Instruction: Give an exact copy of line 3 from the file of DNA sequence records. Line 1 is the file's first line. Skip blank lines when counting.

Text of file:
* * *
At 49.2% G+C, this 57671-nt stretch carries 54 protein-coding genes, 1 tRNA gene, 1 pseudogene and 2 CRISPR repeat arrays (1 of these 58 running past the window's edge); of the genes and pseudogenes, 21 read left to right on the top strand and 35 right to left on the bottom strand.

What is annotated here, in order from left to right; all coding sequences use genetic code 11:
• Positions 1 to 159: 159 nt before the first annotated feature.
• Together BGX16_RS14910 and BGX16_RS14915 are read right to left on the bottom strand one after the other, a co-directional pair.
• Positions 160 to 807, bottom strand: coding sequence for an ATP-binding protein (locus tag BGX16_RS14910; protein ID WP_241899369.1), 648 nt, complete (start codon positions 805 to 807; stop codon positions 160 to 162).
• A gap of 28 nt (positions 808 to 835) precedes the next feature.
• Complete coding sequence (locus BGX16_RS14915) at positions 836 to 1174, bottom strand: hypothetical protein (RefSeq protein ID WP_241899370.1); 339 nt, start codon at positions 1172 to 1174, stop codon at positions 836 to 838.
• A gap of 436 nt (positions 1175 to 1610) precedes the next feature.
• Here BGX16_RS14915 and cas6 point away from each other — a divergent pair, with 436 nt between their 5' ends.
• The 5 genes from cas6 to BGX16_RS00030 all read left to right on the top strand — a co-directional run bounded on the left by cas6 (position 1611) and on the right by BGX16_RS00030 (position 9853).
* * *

• Positions 1 to 159: 159 nt before the first annotated feature.